The Army is bringing to the battlefield flexible plastic sheeting that converts light into energy — technology that could someday find its way into the casing of laptops or even clothing to power portable devices.
Konarka Technologies Inc. has signed a $1.6 million contract with the Army, which hopes to lighten the load for troops who must lug around batteries to power everything from night vision goggles to GPS units.
Troops could recharge devices by connecting them with energy-converting plastic sheets, replacing disposable batteries and easing logistical requirements in remote settings, according to the Army's Natick-based Soldier Systems Center.
The sheeting also could be woven into sunlight-soaking tents, reducing the need for diesel fuel for noisy, polluting generators.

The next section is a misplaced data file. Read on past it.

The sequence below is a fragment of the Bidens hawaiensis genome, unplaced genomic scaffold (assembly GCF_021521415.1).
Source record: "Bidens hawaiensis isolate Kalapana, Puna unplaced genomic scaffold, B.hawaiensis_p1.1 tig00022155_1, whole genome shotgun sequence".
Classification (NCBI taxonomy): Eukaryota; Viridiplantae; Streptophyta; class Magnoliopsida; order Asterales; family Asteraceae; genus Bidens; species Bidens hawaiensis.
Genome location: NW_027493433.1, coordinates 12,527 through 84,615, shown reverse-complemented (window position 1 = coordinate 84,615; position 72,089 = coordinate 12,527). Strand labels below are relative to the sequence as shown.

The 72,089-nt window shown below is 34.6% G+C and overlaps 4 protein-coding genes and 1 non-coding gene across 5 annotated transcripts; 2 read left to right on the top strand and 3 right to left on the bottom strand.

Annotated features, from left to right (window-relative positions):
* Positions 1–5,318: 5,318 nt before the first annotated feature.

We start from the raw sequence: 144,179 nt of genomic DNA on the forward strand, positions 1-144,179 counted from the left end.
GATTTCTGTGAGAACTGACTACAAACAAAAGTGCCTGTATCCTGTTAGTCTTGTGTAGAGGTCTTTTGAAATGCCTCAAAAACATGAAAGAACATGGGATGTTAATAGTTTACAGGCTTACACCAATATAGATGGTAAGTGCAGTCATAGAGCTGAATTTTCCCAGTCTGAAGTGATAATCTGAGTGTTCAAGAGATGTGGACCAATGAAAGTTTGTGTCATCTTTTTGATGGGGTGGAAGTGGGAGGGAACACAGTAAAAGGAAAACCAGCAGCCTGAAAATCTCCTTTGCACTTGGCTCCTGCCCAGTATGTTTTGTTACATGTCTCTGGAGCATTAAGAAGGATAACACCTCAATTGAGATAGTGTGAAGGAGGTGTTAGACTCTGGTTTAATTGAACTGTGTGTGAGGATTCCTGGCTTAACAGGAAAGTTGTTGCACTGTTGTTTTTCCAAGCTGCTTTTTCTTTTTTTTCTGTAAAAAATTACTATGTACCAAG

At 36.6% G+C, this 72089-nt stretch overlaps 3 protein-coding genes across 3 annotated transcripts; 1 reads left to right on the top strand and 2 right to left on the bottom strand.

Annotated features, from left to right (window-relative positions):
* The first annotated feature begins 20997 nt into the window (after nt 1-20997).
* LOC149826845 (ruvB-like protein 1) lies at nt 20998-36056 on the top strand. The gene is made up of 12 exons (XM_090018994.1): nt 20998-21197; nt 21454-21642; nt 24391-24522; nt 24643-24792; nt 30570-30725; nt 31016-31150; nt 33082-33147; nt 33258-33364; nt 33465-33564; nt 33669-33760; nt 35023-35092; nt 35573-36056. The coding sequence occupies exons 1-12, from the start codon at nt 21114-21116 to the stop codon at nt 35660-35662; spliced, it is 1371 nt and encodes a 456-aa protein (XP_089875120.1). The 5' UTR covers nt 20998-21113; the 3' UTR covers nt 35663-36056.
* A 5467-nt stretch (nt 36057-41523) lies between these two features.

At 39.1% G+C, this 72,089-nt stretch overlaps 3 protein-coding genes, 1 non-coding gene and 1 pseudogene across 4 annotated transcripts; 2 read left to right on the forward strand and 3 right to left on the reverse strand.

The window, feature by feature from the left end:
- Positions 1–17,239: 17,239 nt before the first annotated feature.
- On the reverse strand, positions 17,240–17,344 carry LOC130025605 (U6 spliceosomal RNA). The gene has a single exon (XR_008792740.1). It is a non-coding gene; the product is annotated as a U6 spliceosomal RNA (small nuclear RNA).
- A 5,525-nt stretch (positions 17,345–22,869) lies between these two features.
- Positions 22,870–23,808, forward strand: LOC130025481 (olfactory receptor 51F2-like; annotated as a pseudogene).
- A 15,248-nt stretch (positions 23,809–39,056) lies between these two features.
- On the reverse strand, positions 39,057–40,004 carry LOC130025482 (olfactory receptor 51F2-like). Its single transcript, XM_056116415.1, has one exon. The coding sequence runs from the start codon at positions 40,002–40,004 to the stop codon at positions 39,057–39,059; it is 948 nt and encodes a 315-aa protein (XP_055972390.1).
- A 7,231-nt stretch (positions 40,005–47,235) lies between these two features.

Lowell-based Konarka is among the developers of next-generation photovoltaic technology that seeks to improve on rigid, glass-panel solar cells. Advances in semiconducting materials allow for lower-cost production of lightweight solar cells that can be woven into plastics and textiles — including camouflage-patterned materials Konarka is developing for the Army.
Konarka is working with partners on commercial applications, said Daniel Patrick McGahn, an executive vice president. He offered no predictions when such products would reach the market.